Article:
AFTER years of being bullied and suffering from low self-esteem, a young Invercargill woman is determined to have her life back.
For Khellsey-Anna Atley that means a bilateral breast reduction.
The 22-year-old nursing student has struggled with her large breasts since she was a teenager and was a size 18F.
“The kids bullied me at school and started to call me tissues. They thought I was putting tissues in my bra to make my boobs look bigger, which is ridiculous.”
The problem was far beyond the bullying by her school friends.
With tears in her eyes, she said her breasts caused her chronic pain. “The upper and lower back is curving. Sometimes it’s causing so much pain that I can’t do anything.”
At 16, she saw a doctor for an evaluation for a breast reduction. However, they advised her against the procedure as she was young and this could affect her future as a mother, saying she might not breastfeed.
Years later – and now a size 18H – she had not changed her desire to feel “like a normal girl again”.
Mrs Atley returned to the doctor and, this time, they said she was the perfect candidate for a breast reduction. But for her to be able to have the surgery, she would need to lose 20 kilograms and pay $20,000 for the procedure.
The first one was completed with no problems, but the second would be a challenge.
She looked for public funding but because of high numbers on the public waiting list, was told there would be no funding left for her in the public sector.
“My doctor said I could wait years until I have the approval. This problem already hurt me so much physically and emotionally, that I can’t wait any longer. This is not cosmetic, not born through vanity or the want to look good. This is a very serious health problem, causing me a lot of pain.”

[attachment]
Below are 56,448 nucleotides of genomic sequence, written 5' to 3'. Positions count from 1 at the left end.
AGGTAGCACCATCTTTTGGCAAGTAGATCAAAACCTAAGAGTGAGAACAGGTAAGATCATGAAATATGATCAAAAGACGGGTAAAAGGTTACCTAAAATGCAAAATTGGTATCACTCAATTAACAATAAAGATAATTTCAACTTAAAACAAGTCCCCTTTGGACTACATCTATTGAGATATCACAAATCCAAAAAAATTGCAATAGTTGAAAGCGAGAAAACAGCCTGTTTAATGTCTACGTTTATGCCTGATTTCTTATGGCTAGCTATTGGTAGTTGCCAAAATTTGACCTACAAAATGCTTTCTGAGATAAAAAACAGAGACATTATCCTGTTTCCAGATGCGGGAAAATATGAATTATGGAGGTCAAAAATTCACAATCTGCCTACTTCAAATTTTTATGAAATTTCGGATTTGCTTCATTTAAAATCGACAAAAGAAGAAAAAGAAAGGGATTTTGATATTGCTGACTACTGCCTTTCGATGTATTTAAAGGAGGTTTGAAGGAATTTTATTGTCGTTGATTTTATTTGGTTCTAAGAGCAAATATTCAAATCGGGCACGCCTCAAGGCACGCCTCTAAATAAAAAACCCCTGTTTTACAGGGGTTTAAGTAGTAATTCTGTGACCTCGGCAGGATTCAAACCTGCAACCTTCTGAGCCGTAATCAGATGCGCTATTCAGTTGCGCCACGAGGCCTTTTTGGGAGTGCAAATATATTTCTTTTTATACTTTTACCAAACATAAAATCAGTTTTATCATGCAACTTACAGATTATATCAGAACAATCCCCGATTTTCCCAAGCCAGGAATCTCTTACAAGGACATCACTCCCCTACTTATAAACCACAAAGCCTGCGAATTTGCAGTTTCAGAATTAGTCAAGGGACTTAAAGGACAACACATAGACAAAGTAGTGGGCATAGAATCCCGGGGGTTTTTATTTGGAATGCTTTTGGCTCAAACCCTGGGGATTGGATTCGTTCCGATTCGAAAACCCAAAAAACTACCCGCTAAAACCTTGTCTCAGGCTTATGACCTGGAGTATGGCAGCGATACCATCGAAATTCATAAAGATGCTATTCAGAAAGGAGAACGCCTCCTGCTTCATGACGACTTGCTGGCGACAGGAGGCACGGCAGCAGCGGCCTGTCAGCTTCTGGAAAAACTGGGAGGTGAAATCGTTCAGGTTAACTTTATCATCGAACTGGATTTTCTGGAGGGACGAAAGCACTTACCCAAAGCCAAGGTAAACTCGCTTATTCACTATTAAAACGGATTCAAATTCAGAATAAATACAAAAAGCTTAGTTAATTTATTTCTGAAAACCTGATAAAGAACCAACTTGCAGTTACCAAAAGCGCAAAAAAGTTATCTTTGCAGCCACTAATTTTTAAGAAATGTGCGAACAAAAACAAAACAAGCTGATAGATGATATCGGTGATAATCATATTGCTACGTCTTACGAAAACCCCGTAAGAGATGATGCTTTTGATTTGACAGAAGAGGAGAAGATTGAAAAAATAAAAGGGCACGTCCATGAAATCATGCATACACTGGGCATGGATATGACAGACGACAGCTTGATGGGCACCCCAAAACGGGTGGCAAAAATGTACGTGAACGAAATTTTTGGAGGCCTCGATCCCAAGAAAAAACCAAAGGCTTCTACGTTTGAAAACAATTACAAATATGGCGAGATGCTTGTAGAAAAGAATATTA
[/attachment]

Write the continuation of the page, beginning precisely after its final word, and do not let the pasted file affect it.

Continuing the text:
So, with the help of her friend Rhonda Hoffman, they organised a fundraising show to help raise funds.
The “Khellsey-Anna’s Boob Voyage” gathered local musicians performing at the Ascot Hotel last weekend.
“It is more than fundraising. Probably everyone has a friend or someone they know who has the same problem. People need to start to talk about it. That is most important.”
Mrs Atley raised $7500 and has an internet page where people can contribute.
Ministry of Health said there were 73 patients waiting for a breast reduction at the end of February 2019 and there were 313 publicly funded non-acute breast reduction procedures completed in New Zealand last year.
Southern DHB surgical services and radiology medical director surgical, Stephen Packer, said the board attempted to make fair decisions about access to service, saying health resources were limited and needed to be prioritised.
“Patients referred for any service are prioritised against others referred to that service, and in this case it will include those requiring mastectomy and reconstructions as part of breast cancer treatments.”